You wouldn’t want your partner to withdraw large sums of money from your joint bank account without your knowledge, particularly if this person may hide funds for their sole benefit. So, take the initiative to contact your bank or financial institution to ensure all access to your joint accounts will require both signatures – both you and your partner.

Conversely, if you are being supported financially by your partner and you do not have an income stream or other cash available to you, you may wish to consider withdrawing money from the joint bank accounts before your partner potentially arranges dual signatures to be placed on them.

Take note that you will still be accountable for this money. Withdrawing it earlier will just help you meet your immediate living costs in the event of separation. If you’re in this kind of situation, it’s best to seek help from a lawyer to find out if you could obtain spousal maintenance from your partner (which is money paid to you to meet your usual and everyday living expenses).

Arrange necessary credit limits

To prevent your partner from using money without your consent, talk to your financial institutions to cancel redraw facilities from your loan accounts.  You may also wish to cancel your partner’s secondary cardholder access to credit card accounts that are in your sole name or reduce the credit card limit.

On the other hand, as with joint bank accounts, if you are being supported by your partner with no other income or cash available to you, you may consider redrawing money available from loan accounts to meet your everyday living costs before your partner cancels the redraw facility or reduces credit limits.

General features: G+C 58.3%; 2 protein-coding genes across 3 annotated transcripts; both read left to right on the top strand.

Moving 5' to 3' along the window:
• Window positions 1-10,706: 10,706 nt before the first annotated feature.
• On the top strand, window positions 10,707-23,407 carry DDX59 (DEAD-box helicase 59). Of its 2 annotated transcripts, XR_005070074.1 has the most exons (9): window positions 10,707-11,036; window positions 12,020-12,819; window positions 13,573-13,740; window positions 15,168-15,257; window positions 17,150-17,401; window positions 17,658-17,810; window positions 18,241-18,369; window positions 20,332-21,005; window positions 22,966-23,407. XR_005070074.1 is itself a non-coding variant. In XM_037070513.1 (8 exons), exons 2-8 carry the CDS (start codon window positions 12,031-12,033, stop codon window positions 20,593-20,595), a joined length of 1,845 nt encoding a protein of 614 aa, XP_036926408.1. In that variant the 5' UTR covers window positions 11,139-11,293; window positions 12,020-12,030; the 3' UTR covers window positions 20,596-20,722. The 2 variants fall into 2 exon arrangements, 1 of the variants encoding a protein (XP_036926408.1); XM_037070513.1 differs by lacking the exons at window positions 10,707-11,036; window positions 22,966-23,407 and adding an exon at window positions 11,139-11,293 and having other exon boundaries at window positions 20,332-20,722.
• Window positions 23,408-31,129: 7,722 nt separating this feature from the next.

However, just like above, you are still accountable for this money. Withdrawing it earlier will just help you meet your immediate living costs in the event of separation.

Copy financial documents and records

Save your own copies of important files, so you’ll get a reliable perspective of your property settlement entitlements.

Some documents and reports that are important when preparing for a property settlement include:

  • bank statements
  • credit card statements
  • loan documents
  • superannuation statements
  • valuations
  • tax returns and notices of assessments
  • employment contracts
  • payslips
  • contracts and settlement statements for the purchase and sale of assets
  • any documents referring to the value of assets or debts held by each of you at the commencement of your relationship
  • documents relating to any inheritances, payouts or gifts received by either of you during the relationship
  • other financial records you may be able to locate relating to assets, liabilities, income or financial contributions made by either you or your partner

Nevertheless, if you are unable to obtain this information, you can get legal help for other possible methods of disclosure. Your lawyer can assist you by conducting searches through various online systems or issuing subpoenas.

Secure valuables, cash and sentimental items